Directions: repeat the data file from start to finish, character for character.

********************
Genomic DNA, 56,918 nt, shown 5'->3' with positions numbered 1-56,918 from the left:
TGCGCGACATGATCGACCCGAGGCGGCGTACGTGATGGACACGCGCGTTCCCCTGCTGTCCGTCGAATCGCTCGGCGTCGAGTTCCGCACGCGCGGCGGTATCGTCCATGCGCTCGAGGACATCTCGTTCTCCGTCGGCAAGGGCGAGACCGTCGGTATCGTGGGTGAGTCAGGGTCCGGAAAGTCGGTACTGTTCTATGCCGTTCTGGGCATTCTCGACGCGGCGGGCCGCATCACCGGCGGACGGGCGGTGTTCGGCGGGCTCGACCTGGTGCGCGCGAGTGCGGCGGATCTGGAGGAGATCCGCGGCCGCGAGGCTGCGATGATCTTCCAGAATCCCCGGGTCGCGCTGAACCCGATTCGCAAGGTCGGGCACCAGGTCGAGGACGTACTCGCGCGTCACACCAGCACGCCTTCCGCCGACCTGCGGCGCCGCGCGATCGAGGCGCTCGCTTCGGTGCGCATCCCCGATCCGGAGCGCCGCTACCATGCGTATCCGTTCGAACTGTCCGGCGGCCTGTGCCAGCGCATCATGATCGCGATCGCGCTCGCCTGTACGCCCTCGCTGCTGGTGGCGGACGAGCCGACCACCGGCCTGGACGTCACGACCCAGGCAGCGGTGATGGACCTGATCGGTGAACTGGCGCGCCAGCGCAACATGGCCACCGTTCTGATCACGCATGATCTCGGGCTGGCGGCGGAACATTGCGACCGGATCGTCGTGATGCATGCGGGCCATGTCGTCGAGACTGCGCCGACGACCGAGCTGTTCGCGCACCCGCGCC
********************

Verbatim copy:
Genomic DNA, 56,918 nt, shown 5'->3' with positions numbered 1-56,918 from the left:
TGCGCGACATGATCGACCCGAGGCGGCGTACGTGATGGACACGCGCGTTCCCCTGCTGTCCGTCGAATCGCTCGGCGTCGAGTTCCGCACGCGCGGCGGTATCGTCCATGCGCTCGAGGACATCTCGTTCTCCGTCGGCAAGGGCGAGACCGTCGGTATCGTGGGTGAGTCAGGGTCCGGAAAGTCGGTACTGTTCTATGCCGTTCTGGGCATTCTCGACGCGGCGGGCCGCATCACCGGCGGACGGGCGGTGTTCGGCGGGCTCGACCTGGTGCGCGCGAGTGCGGCGGATCTGGAGGAGATCCGCGGCCGCGAGGCTGCGATGATCTTCCAGAATCCCCGGGTCGCGCTGAACCCGATTCGCAAGGTCGGGCACCAGGTCGAGGACGTACTCGCGCGTCACACCAGCACGCCTTCCGCCGACCTGCGGCGCCGCGCGATCGAGGCGCTCGCTTCGGTGCGCATCCCCGATCCGGAGCGCCGCTACCATGCGTATCCGTTCGAACTGTCCGGCGGCCTGTGCCAGCGCATCATGATCGCGATCGCGCTCGCCTGTACGCCCTCGCTGCTGGTGGCGGACGAGCCGACCACCGGCCTGGACGTCACGACCCAGGCAGCGGTGATGGACCTGATCGGTGAACTGGCGCGCCAGCGCAACATGGCCACCGTTCTGATCACGCATGATCTCGGGCTGGCGGCGGAACATTGCGACCGGATCGTCGTGATGCATGCGGGCCATGTCGTCGAGACTGCGCCGACGACCGAGCTGTTCGCGCACCCGCGCC